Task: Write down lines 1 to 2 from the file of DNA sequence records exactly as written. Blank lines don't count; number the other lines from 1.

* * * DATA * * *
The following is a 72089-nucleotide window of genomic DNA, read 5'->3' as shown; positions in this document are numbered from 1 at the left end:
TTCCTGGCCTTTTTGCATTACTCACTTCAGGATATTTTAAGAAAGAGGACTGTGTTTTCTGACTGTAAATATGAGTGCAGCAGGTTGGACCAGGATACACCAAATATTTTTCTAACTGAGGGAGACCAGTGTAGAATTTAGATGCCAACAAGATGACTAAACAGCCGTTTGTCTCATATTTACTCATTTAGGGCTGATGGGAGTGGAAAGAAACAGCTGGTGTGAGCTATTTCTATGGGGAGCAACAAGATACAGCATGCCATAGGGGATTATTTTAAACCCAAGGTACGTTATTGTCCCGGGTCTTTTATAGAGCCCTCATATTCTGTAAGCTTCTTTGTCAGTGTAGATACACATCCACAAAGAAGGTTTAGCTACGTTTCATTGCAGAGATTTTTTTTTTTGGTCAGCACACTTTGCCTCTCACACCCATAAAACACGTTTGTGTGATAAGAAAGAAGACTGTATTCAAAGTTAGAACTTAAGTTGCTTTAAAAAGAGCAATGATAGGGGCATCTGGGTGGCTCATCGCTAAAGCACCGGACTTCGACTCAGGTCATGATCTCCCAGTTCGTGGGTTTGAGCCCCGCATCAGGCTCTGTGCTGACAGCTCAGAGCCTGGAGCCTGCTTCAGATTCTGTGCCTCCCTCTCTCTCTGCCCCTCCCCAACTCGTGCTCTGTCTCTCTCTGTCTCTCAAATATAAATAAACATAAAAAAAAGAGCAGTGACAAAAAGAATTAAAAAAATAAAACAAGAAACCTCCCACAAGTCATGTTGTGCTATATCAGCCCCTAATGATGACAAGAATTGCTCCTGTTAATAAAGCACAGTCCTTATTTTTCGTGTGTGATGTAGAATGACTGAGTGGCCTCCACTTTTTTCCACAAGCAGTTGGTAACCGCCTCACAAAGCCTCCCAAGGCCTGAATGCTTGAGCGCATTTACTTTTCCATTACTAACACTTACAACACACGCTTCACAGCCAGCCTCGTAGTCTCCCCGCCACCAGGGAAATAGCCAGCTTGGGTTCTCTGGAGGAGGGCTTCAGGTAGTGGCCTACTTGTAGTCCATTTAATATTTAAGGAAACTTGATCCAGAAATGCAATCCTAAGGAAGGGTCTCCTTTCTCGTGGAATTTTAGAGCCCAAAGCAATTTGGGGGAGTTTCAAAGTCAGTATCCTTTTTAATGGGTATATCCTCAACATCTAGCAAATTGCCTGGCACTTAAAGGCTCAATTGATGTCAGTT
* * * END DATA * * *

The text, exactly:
The following is a 72089-nucleotide window of genomic DNA, read 5'->3' as shown; positions in this document are numbered from 1 at the left end:
TTCCTGGCCTTTTTGCATTACTCACTTCAGGATATTTTAAGAAAGAGGACTGTGTTTTCTGACTGTAAATATGAGTGCAGCAGGTTGGACCAGGATACACCAAATATTTTTCTAACTGAGGGAGACCAGTGTAGAATTTAGATGCCAACAAGATGACTAAACAGCCGTTTGTCTCATATTTACTCATTTAGGGCTGATGGGAGTGGAAAGAAACAGCTGGTGTGAGCTATTTCTATGGGGAGCAACAAGATACAGCATGCCATAGGGGATTATTTTAAACCCAAGGTACGTTATTGTCCCGGGTCTTTTATAGAGCCCTCATATTCTGTAAGCTTCTTTGTCAGTGTAGATACACATCCACAAAGAAGGTTTAGCTACGTTTCATTGCAGAGATTTTTTTTTTTGGTCAGCACACTTTGCCTCTCACACCCATAAAACACGTTTGTGTGATAAGAAAGAAGACTGTATTCAAAGTTAGAACTTAAGTTGCTTTAAAAAGAGCAATGATAGGGGCATCTGGGTGGCTCATCGCTAAAGCACCGGACTTCGACTCAGGTCATGATCTCCCAGTTCGTGGGTTTGAGCCCCGCATCAGGCTCTGTGCTGACAGCTCAGAGCCTGGAGCCTGCTTCAGATTCTGTGCCTCCCTCTCTCTCTGCCCCTCCCCAACTCGTGCTCTGTCTCTCTCTGTCTCTCAAATATAAATAAACATAAAAAAAAGAGCAGTGACAAAAAGAATTAAAAAAATAAAACAAGAAACCTCCCACAAGTCATGTTGTGCTATATCAGCCCCTAATGATGACAAGAATTGCTCCTGTTAATAAAGCACAGTCCTTATTTTTCGTGTGTGATGTAGAATGACTGAGTGGCCTCCACTTTTTTCCACAAGCAGTTGGTAACCGCCTCACAAAGCCTCCCAAGGCCTGAATGCTTGAGCGCATTTACTTTTCCATTACTAACACTTACAACACACGCTTCACAGCCAGCCTCGTAGTCTCCCCGCCACCAGGGAAATAGCCAGCTTGGGTTCTCTGGAGGAGGGCTTCAGGTAGTGGCCTACTTGTAGTCCATTTAATATTTAAGGAAACTTGATCCAGAAATGCAATCCTAAGGAAGGGTCTCCTTTCTCGTGGAATTTTAGAGCCCAAAGCAATTTGGGGGAGTTTCAAAGTCAGTATCCTTTTTAATGGGTATATCCTCAACATCTAGCAAATTGCCTGGCACTTAAAGGCTCAATTGATGTCAGTT